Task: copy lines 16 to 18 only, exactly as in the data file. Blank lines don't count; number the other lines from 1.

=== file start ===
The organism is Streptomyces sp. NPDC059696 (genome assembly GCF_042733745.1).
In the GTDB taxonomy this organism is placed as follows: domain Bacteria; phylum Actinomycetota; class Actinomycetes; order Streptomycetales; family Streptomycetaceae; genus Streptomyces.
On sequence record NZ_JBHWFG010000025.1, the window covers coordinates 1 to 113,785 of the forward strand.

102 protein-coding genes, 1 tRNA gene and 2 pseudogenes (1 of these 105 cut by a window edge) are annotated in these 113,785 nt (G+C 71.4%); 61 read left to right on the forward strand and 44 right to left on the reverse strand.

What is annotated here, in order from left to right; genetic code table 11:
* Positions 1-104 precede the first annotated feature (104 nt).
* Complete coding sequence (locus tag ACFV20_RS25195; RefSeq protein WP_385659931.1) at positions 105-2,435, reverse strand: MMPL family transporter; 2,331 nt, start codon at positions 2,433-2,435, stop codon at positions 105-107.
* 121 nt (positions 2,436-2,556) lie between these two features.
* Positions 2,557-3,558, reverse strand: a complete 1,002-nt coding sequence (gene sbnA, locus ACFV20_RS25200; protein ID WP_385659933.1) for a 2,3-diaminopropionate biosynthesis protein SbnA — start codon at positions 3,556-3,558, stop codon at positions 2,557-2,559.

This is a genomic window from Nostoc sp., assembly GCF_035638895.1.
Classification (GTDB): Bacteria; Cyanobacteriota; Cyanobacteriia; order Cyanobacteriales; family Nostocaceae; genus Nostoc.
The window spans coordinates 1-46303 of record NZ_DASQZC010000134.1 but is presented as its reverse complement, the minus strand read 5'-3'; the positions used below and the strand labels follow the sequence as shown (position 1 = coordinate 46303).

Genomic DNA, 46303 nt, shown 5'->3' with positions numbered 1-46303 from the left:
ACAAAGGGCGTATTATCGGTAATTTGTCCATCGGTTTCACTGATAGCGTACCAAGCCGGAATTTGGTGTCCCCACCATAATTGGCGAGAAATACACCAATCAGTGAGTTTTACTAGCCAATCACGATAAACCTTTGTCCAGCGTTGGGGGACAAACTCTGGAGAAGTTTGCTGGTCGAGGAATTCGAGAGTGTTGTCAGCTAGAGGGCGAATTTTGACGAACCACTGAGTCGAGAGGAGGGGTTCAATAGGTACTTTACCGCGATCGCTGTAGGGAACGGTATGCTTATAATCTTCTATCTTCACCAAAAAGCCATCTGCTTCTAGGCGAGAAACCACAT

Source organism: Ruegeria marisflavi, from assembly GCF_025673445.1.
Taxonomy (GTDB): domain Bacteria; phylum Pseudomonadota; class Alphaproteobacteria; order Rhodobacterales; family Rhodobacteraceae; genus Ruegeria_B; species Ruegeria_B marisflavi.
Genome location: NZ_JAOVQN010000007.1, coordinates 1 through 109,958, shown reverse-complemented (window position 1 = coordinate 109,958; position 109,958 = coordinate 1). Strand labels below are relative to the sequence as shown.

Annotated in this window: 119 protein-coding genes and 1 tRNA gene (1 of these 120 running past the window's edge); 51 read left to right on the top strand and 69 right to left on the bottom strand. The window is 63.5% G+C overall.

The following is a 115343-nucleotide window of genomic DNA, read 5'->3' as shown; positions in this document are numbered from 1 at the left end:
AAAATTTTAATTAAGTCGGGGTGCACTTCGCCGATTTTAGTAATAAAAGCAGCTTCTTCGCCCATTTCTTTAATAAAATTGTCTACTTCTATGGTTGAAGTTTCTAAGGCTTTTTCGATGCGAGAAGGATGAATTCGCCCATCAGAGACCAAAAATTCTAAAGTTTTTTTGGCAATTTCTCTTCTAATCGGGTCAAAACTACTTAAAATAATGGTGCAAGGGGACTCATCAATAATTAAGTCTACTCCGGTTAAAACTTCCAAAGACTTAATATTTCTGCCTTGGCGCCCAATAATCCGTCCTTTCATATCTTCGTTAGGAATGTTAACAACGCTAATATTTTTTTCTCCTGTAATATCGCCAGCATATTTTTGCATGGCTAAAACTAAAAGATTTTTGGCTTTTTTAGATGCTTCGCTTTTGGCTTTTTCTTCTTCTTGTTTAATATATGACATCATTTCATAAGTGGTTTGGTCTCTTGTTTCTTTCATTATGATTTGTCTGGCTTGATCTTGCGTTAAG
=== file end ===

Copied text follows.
Taxonomy (GTDB): domain Bacteria; phylum Pseudomonadota; class Alphaproteobacteria; order Rhodobacterales; family Rhodobacteraceae; genus Ruegeria_B; species Ruegeria_B marisflavi.
Genome location: NZ_JAOVQN010000007.1, coordinates 1 through 109,958, shown reverse-complemented (window position 1 = coordinate 109,958; position 109,958 = coordinate 1). Strand labels below are relative to the sequence as shown.

Annotated in this window: 119 protein-coding genes and 1 tRNA gene (1 of these 120 running past the window's edge); 51 read left to right on the top strand and 69 right to left on the bottom strand. The window is 63.5% G+C overall.